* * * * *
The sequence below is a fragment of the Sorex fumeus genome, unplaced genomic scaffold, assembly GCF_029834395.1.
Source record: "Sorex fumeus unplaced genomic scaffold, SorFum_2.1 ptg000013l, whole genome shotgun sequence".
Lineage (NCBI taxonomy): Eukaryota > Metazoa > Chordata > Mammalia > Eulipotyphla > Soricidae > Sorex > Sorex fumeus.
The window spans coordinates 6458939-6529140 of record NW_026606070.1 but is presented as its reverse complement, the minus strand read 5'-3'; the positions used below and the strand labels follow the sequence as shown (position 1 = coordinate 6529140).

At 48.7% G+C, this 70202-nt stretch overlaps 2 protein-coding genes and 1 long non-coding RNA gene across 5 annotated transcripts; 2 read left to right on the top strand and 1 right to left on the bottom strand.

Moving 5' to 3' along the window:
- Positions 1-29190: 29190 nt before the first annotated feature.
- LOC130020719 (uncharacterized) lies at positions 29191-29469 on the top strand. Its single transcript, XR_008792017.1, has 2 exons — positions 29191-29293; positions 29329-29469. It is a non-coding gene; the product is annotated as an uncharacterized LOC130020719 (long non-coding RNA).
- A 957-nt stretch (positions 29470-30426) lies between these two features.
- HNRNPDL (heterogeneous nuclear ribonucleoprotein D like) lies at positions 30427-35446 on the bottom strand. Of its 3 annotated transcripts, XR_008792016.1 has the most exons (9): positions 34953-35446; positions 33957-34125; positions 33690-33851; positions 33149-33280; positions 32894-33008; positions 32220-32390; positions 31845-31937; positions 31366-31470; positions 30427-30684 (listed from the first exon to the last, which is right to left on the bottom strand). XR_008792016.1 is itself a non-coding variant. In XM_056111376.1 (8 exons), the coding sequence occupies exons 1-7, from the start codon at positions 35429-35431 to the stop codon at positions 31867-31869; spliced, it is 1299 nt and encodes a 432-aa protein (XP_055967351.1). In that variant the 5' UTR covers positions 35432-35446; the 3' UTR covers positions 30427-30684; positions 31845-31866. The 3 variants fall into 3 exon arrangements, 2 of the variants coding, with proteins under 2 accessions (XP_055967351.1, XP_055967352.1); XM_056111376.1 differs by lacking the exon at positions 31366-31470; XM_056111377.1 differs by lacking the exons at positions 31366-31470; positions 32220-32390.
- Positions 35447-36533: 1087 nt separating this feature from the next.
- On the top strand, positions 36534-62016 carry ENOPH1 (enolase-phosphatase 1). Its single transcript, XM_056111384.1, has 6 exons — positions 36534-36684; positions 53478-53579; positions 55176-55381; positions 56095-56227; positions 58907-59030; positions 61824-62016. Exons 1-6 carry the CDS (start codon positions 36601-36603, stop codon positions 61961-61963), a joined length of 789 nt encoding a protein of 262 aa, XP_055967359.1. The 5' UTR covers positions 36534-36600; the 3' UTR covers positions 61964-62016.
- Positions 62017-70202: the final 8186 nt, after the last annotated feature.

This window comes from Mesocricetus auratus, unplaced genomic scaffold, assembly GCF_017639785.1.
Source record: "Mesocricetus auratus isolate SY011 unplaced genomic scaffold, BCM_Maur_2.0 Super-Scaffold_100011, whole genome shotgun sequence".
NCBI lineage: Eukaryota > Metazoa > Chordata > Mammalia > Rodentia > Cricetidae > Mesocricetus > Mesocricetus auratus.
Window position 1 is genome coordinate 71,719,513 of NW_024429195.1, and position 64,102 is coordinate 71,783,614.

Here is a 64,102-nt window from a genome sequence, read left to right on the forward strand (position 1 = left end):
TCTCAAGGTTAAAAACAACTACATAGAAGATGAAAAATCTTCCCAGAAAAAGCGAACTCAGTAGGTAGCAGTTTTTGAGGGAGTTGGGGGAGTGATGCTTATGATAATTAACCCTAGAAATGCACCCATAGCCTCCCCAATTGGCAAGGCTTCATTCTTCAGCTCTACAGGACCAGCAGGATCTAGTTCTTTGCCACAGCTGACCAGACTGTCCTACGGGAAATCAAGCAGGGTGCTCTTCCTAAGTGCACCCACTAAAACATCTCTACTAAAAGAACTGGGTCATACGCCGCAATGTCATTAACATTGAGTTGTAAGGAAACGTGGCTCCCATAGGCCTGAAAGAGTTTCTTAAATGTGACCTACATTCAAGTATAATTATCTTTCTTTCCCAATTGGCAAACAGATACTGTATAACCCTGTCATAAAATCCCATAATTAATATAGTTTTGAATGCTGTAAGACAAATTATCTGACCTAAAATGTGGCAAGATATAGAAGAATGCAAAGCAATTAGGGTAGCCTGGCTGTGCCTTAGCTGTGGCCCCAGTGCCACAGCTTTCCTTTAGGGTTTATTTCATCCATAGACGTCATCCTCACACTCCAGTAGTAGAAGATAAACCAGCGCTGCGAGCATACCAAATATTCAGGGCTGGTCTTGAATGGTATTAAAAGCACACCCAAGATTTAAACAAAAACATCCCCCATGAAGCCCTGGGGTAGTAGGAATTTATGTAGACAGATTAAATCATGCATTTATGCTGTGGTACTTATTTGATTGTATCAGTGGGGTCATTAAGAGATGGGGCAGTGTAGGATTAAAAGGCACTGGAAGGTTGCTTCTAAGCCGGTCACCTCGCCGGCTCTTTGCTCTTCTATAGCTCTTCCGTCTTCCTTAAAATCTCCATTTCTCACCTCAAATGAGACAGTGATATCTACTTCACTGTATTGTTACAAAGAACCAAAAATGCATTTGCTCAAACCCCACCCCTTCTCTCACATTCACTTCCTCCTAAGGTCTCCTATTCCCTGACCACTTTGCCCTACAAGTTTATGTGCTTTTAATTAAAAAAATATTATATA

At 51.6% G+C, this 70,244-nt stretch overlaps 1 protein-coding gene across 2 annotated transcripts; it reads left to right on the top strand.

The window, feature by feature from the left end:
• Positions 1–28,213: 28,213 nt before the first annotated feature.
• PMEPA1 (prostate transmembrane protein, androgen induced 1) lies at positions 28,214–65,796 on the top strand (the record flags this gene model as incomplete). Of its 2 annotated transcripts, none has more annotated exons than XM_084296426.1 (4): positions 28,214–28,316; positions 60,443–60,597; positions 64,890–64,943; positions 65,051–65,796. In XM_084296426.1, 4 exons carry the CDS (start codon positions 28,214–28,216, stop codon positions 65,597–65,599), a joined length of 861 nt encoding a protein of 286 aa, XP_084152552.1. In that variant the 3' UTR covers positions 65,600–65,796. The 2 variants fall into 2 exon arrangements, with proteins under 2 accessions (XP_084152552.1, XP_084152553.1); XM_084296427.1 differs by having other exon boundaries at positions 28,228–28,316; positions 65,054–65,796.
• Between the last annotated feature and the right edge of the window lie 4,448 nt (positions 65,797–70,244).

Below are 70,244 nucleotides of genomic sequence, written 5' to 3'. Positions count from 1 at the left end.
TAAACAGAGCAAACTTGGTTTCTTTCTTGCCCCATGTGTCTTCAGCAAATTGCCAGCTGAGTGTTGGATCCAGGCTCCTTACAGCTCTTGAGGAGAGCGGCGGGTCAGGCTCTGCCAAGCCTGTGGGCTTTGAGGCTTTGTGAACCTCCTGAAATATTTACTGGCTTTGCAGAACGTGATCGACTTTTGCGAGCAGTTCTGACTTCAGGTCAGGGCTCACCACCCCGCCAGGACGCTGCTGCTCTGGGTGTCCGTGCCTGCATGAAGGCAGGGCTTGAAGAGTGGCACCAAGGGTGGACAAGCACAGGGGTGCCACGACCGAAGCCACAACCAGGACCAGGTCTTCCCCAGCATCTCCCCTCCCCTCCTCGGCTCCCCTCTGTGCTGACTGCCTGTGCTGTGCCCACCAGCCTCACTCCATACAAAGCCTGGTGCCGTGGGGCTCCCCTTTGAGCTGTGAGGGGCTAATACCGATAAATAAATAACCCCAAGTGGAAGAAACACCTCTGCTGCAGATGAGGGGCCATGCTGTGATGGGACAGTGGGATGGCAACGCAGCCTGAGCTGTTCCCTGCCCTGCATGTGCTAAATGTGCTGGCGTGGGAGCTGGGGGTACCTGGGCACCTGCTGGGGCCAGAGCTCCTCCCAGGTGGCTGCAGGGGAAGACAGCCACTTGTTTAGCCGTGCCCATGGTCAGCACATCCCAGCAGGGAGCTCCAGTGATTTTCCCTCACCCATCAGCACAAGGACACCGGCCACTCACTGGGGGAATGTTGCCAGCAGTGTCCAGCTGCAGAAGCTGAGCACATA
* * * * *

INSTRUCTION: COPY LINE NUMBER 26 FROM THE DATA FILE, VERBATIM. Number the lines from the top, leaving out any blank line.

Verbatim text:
TAAACAGAGCAAACTTGGTTTCTTTCTTGCCCCATGTGTCTTCAGCAAATTGCCAGCTGAGTGTTGGATCCAGGCTCCTTACAGCTCTTGAGGAGAGCGGCGGGTCAGGCTCTGCCAAGCCTGTGGGCTTTGAGGCTTTGTGAACCTCCTGAAATATTTACTGGCTTTGCAGAACGTGATCGACTTTTGCGAGCAGTTCTGACTTCAGGTCAGGGCTCACCACCCCGCCAGGACGCTGCTGCTCTGGGTGTCCGTGCCTGCATGAAGGCAGGGCTTGAAGAGTGGCACCAAGGGTGGACAAGCACAGGGGTGCCACGACCGAAGCCACAACCAGGACCAGGTCTTCCCCAGCATCTCCCCTCCCCTCCTCGGCTCCCCTCTGTGCTGACTGCCTGTGCTGTGCCCACCAGCCTCACTCCATACAAAGCCTGGTGCCGTGGGGCTCCCCTTTGAGCTGTGAGGGGCTAATACCGATAAATAAATAACCCCAAGTGGAAGAAACACCTCTGCTGCAGATGAGGGGCCATGCTGTGATGGGACAGTGGGATGGCAACGCAGCCTGAGCTGTTCCCTGCCCTGCATGTGCTAAATGTGCTGGCGTGGGAGCTGGGGGTACCTGGGCACCTGCTGGGGCCAGAGCTCCTCCCAGGTGGCTGCAGGGGAAGACAGCCACTTGTTTAGCCGTGCCCATGGTCAGCACATCCCAGCAGGGAGCTCCAGTGATTTTCCCTCACCCATCAGCACAAGGACACCGGCCACTCACTGGGGGAATGTTGCCAGCAGTGTCCAGCTGCAGAAGCTGAGCACATA